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Doing Burlesque in Bushwick Takes Courage, Talent, and Lots of Girl Power  — Long Reads on Bushwick Daily

Doing Burlesque in Bushwick Takes Courage, Talent, and Lots of Girl Power

An exclusive look into the lives of three local burlesque performers.

Alyssa Fisher

@AlyssaLFisher

It’s quite easy to catch a burlesque show in Bushwick; last Wednesday, I made it to two. The first was a performance in the back of tiki-themed Dromedary Bar. Later I took a 10-minute Uber ride to Bizarre Bushwick for a packed fetish show set to run until 4 a.m. I probably could have made it to a third, a raw-and-raunchy circus variety show with aerialists and who knows what else at House of Yes, but I didn’t learn about it until the next night. 

Burlesque, a predominately female branch of variety show that features striptease and other acts, has become a nightlife staple in Bushwick. It often includes themes: sex-positive, transgender, people-of-color, plus-sized and political burlesque; and you can usually see something new, beautiful, and radical.

“That's the one thing I do like about the saturation,” said Darlinda Just Darlinda, who is one of the pioneers of the burlesque boom in Bushwick. “You have all types of shows.”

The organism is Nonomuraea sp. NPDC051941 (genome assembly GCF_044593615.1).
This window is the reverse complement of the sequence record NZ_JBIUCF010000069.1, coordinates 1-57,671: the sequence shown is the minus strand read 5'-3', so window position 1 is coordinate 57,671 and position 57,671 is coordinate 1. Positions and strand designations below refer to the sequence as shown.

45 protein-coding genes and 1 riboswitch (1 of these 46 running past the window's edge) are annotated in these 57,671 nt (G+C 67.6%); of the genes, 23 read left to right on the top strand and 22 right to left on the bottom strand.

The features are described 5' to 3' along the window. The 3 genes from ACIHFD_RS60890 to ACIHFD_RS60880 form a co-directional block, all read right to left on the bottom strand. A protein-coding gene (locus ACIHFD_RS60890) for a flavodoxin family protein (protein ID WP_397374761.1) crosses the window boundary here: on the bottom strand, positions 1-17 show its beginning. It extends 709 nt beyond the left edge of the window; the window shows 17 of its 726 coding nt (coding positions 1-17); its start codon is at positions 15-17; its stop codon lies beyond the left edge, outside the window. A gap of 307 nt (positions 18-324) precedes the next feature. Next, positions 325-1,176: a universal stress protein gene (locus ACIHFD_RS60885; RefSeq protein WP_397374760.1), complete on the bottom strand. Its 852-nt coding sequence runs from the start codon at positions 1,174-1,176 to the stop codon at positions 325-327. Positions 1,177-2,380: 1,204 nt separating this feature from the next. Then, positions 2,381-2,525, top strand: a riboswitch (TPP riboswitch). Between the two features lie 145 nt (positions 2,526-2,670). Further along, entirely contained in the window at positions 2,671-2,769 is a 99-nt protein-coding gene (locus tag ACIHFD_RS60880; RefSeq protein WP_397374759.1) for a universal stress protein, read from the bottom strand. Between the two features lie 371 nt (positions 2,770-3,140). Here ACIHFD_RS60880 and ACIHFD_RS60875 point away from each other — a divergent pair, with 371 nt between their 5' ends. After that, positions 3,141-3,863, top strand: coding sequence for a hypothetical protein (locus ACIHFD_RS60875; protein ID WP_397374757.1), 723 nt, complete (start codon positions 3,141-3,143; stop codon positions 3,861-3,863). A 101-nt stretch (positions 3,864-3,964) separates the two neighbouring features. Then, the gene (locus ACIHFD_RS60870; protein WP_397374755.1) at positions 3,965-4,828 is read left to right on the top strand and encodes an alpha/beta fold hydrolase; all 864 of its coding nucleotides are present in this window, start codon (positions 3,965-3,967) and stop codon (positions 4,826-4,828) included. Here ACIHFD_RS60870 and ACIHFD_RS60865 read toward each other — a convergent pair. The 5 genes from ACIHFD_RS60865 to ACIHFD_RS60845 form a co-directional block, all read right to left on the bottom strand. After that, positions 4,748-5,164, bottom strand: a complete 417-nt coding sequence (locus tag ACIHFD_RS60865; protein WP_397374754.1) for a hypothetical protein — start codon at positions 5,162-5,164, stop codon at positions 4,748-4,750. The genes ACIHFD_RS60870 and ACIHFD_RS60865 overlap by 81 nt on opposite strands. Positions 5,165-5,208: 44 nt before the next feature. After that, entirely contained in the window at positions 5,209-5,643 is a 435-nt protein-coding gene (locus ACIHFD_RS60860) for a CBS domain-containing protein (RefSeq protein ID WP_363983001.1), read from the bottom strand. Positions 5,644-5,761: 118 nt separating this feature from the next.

Darlinda has been doing burlesque for 14 years, and she performs three to five nights a week, averaging 15 to 20 shows a month. In 2011, seven years into her burlesque career, Darlinda, who was living in Bushwick, grew tired of lugging her costume and makeup bags on the subway to all the shows in Manhattan. She wanted to be able to walk out her door and hop on stage.

Bushwick Burlesque was born that year at The Morgan, which was soon replaced by Tutu's. In January 2013, Darlinda and her production partner discovered Bizarre, formed a partnership, and produced shows there for the next four years. 

“Literally anything goes [at Bizarre], and that’s why it’s so beautiful here,” Darlinda said. “You can see someone do a beautiful classic striptease, you could see someone do a lip synch, you can see someone pull something out of their pussy.”

Finding Herself

Betsy Propane was a year into burlesque dancing when she realized she didn’t actually know what she was doing.

Around 2011, she was singing in a rockabilly cover band on Long Island, where was living at the time. She was first introduced to burlesque at one of her gigs, where the performers gave her a chance to do it.

“I remember my first performance was stripping out of a regular dress,” Propane said. “I needed a proper mentorship.”

Under the tutelage of Jo “Boobs” Weldon, the headmistress at the New York School of Burlesque, Betsy learned about strippable costumes.